“Come to Me, all you who labor and are heavy laden, and I will give you rest.” (Matt. 11:28)
How many times have you heard a pastor or leader invite you in to a service of worship with the words, “Leave all your preoccupations, all your problems, all your cares at the door”?
Perhaps the idea is for you to get away from it all. Put your worries out of your mind to more fully enjoy the presence of God for a brief period. You can pick them up when you leave, like getting back to work after a much-needed vacation from the grind.
Or it may be that you are being encouraged to singleness of mind and focus. You don’t want worldly cares competing for your attention. You’re here to worship. Give God your full attention. You may even be urged to put away your cell phone. Sure, your digital Bible is on it but so are those distracting pop up notifications and social media temptations.
We can well appreciate the value and appropriateness of immersing ourselves in the presence of our triune God who meets with us in the assembly of the saints for the worship of His name. But to truly come before God we need to come as we are – sinners, sufferers, sojourners.
We carry baggage with us as we make our way through this fallen world. It weighs us down. We find the rest from our burden that we crave not by checking it at the door for an hour’s respite but by bringing it to Jesus. He has overcome the world. His grace is sufficient for the day. We live in the knowledge that our struggles are temporary but our hope is eternal. We are burdened and we need Jesus.
True worship magnifies the splendor of our God, dwarfing whatever our problems may be. As we turn our eyes upon Jesus, the cares of this world will grow strangely dim in the light of His glory and grace.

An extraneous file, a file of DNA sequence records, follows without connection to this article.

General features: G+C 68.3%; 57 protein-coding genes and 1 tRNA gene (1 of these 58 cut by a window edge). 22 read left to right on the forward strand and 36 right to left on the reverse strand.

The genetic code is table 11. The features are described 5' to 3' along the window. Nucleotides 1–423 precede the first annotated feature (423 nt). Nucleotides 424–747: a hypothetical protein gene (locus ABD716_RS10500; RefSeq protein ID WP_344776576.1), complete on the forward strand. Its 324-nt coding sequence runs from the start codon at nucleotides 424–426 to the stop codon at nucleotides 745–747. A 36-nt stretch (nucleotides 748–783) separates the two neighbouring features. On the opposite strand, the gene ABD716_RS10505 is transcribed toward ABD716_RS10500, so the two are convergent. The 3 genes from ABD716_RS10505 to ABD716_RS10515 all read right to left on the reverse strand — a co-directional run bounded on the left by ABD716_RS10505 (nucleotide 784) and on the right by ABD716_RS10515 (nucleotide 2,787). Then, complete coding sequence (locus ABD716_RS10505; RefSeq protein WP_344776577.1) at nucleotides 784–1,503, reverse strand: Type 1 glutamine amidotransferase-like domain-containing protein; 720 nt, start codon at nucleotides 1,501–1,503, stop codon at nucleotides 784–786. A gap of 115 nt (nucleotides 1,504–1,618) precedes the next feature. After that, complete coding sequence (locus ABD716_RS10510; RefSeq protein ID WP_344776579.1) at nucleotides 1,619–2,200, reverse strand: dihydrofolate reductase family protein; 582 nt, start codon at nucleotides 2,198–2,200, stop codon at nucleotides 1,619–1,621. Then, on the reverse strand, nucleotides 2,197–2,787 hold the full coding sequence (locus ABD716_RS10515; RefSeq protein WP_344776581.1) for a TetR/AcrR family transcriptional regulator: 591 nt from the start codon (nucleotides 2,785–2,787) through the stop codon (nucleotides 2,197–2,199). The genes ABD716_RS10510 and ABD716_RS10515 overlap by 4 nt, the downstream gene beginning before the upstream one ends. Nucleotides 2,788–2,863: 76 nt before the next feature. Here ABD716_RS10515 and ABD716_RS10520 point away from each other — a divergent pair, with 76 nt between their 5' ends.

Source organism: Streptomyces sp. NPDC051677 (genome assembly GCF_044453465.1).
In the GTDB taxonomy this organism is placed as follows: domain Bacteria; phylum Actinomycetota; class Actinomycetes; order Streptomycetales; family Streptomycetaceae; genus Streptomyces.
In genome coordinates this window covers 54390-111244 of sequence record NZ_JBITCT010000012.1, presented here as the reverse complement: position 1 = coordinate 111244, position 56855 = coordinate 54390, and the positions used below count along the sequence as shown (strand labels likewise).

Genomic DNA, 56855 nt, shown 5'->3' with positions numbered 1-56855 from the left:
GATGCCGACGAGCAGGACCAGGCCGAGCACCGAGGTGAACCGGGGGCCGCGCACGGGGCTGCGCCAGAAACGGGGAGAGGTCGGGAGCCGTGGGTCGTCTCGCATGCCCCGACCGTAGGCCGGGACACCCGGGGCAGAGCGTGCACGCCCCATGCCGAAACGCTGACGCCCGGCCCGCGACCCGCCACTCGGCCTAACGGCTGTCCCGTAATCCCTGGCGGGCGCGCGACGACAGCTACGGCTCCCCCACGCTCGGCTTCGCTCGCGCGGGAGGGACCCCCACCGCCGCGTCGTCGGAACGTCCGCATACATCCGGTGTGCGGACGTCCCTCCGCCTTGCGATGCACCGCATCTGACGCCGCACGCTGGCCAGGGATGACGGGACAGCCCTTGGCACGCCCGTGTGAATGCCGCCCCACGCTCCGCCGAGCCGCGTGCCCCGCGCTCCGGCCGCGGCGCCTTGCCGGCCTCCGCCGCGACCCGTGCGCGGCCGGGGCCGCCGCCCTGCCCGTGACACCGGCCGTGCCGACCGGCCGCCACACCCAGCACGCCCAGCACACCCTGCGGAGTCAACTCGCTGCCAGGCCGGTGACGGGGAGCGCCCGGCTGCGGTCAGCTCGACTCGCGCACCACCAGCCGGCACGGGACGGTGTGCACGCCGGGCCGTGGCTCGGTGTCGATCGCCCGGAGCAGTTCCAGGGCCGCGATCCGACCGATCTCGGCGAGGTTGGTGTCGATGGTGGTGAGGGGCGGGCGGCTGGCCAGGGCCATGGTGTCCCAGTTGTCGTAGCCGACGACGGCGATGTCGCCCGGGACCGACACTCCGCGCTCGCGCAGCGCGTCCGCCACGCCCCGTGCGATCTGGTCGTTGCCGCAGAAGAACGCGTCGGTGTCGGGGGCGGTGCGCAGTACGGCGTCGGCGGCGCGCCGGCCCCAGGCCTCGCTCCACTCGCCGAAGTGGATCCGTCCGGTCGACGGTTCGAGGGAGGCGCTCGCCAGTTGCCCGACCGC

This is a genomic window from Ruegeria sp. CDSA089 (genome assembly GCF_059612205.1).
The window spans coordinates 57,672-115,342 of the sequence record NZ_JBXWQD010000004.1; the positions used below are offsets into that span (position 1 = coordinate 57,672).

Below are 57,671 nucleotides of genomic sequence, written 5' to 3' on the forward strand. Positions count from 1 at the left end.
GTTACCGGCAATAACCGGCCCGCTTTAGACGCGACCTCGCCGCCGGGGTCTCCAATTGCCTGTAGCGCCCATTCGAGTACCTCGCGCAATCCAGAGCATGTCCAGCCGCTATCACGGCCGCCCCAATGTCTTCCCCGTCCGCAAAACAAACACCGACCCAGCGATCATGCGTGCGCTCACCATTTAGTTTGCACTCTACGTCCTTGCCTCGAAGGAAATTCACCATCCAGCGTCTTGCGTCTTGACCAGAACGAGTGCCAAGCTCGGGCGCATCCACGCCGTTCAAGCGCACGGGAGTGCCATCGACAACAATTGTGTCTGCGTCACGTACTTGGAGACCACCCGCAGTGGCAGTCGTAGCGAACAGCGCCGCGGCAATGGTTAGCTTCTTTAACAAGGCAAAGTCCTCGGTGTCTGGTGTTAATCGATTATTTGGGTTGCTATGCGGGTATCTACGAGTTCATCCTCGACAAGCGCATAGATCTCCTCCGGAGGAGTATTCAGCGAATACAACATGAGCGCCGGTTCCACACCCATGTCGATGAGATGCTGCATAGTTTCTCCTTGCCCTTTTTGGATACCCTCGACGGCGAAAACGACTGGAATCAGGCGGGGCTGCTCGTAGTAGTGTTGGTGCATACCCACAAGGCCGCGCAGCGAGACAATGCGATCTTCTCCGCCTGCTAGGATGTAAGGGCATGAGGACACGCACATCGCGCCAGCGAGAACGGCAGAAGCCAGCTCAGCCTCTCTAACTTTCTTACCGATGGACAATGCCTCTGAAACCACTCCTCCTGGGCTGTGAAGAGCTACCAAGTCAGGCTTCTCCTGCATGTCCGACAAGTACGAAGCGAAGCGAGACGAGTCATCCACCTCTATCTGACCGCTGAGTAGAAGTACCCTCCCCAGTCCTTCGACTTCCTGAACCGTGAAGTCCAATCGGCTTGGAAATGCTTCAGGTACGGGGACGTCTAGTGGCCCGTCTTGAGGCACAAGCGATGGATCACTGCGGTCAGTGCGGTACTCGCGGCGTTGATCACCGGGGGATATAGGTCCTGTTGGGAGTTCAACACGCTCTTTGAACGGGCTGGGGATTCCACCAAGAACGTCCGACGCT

Why would we check our baggage at the door when we go to meet the God who is able to do more than all we ask or imagine and who invites us to cast our cares upon Him? Rehearsing the gospel in the service of worship and partaking of the means of grace remind us that God is with us and for us. He is able. He cares. He has provided and will provide. He who did not spare His own Son, will He not in Him graciously give us all things?
No, my friends, let us come as we are. Let us come in our incompetency and inadequacy. Let us come in the messes we have made for ourselves and the messes made for us. Let us come in our doubts and fears. Let us come with shoulders slumping and knees buckling under the burdens of this life, but with heads held high in the assurance that we have audience with the One who extends to us the scepter of His mercy and offers us the sufficiency of His grace.
The call to leave our cares at the door is well-meaning, but it is not well-taken in God’s word. Our Lord invites us who are weary and heavy-laden to come to Him, to find in Him rest and refreshment and renewal. Perhaps rather than checking our cares at the door, it is more apt to check our cares in as we bring them before our God.
“O Lord my God, heavenly Father, I am weak but You are mighty. Hold me with Your powerful hand. Keep my feet from slipping. Protect me from despair. Keep my eyes upon You. I pray in the name of Jesus who has bought me and brought me to be Yours.”